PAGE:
With that history, Ishmael Jaffree and his lawyer anticipated little trouble with their suit against lunchtime grace in Mobile. But the lawyers for the school board chose not to venture among the land mines of those earlier cases. Instead, they argued that the Supreme Court has no authority at all over what states may choose to do about religious worship. This is not a new argument, but neither is it widely held. Those who do advance it say that federal courts (and this includes the Supreme Court) may not rule on matters of free speech and freedom of religion, which are protected under the Bill of Rights, and which are to serve individuals and sovereign states as protection against the exuberances of the federal government. Therefore, they say, federal courts may not overrule state courts in these matters.

Most lawyers, including Christians, stop short at such a view. “The key question is whether we, as Americans in 1983, really want our basic rights to vary radically from state to state,” says Sam Ericsson of the Christian Legal Society. “In many cases we would have to go back 60 years and start from scratch to develop state laws regarding religious freedom, free press, free speech, the right to assemble, and other basic rights.”

The View From The Classrooms In Mobile

The decision on whether to pray or not to pray falls largely to individual teachers in Mobile, Alabama, because the school board has issued no policy either way.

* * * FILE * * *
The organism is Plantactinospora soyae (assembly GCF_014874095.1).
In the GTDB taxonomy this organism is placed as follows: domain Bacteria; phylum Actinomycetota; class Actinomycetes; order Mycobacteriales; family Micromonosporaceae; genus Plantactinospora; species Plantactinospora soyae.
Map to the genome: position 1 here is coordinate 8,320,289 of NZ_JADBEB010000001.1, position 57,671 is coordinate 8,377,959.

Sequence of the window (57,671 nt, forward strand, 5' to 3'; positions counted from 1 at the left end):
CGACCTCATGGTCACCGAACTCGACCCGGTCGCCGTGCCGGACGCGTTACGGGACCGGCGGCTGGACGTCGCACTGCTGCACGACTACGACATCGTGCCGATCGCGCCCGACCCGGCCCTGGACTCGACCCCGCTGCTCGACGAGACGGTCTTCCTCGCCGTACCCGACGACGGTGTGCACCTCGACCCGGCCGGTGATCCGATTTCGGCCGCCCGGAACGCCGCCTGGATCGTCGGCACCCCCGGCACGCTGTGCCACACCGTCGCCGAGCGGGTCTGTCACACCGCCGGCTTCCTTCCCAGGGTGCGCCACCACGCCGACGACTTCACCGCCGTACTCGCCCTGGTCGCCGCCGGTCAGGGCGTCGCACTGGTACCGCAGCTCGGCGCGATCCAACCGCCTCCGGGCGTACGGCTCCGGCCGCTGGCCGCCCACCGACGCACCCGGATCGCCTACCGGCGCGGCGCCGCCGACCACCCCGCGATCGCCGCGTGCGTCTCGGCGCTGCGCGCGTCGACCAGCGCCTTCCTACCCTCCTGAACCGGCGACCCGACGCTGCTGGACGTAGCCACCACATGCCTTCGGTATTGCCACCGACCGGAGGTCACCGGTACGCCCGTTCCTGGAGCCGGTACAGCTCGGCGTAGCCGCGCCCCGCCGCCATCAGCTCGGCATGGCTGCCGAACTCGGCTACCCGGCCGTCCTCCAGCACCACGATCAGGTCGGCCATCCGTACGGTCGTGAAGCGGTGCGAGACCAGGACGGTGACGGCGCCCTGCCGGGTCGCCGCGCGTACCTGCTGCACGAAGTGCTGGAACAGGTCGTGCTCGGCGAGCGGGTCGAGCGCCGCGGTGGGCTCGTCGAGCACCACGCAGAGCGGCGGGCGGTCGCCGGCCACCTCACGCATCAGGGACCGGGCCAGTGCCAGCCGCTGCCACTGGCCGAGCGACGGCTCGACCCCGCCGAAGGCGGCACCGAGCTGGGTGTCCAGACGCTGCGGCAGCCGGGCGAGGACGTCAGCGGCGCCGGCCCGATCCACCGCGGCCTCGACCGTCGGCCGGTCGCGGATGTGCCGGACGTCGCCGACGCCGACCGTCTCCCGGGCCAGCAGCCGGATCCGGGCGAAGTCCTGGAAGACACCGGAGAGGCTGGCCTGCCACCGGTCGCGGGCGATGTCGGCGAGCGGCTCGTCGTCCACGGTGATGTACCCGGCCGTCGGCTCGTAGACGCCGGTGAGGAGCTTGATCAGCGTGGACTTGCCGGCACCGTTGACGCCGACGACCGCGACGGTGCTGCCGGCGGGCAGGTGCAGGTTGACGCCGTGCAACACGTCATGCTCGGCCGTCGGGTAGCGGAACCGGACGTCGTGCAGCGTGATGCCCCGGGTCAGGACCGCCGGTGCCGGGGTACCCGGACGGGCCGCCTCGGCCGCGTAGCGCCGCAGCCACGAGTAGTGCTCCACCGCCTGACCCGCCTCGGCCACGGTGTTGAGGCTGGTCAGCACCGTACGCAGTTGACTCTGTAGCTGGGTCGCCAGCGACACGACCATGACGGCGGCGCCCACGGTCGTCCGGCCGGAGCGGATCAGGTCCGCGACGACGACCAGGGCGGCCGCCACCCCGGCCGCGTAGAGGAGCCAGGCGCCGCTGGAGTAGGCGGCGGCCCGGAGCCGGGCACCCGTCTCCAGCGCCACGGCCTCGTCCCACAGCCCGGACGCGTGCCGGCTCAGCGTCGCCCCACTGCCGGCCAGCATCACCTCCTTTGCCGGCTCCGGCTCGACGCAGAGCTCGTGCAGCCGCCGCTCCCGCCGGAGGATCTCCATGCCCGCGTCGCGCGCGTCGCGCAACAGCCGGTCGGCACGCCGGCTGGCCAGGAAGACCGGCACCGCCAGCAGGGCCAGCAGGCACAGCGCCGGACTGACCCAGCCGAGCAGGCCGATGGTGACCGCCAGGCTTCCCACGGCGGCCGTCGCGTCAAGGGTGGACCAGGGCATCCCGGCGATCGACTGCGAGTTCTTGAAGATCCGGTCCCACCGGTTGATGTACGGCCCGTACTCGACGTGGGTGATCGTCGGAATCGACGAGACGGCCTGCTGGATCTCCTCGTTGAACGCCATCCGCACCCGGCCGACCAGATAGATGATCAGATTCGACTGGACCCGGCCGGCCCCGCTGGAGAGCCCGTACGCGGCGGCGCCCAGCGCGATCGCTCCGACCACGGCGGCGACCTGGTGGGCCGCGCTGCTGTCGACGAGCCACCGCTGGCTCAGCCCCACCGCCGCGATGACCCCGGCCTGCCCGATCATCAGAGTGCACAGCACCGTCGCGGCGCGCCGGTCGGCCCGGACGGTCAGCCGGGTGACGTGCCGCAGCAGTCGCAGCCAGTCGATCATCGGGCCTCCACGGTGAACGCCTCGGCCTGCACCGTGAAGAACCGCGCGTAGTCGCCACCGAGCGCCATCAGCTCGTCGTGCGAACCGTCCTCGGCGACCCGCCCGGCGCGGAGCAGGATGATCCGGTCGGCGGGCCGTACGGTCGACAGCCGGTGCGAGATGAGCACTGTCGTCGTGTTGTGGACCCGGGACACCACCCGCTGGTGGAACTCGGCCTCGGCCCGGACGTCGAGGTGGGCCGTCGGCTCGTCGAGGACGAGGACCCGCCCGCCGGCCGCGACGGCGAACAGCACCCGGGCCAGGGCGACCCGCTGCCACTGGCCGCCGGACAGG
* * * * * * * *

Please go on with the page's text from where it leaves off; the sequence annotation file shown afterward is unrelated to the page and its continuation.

At Leinkauf Elementary School near downtown Mobile, teachers have decided to curtail classroom prayer in light of recent rulings. It is no cataclysm in most classrooms, but there is some resentment over being court-ordered around. Three teachers reflect on what it means to them. (The interviews were conducted before the appeals court overturned Hand’s decision.)

Before the Jaffree case, second-grade teacher Susan Helm led her class in a short devotional after the Pledge of Allegiance each morning. Occasionally a child would recite a Sunday school verse or request prayer for an ailing family member.

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Now the children wonder why prayers and grace at lunchtime have been discontinued, and Helm tells them it is no longer allowed. “I try to be very honest and not judgmental. I told them due to the controversy we’d stop saying grace out loud, but if they want to do it by themselves, that’s okay.”

But outside her classroom, Helm, an Episcopalian, feels confused and resentful about government interference. Expressing her faith comes naturally, and the court rulings have made Helm self-conscious about being herself in school. She finds herself monitoring every word to be sure it will not indoctrinate children with religion.

She is most acutely aware of the change when it comes to discipline. When a child misbehaves, she now hesitates before saying “that’s not the right thing to do.” Removing God from schools, she fears, will leave behind “an unstable set of values that says what’s right today is wrong tomorrow.”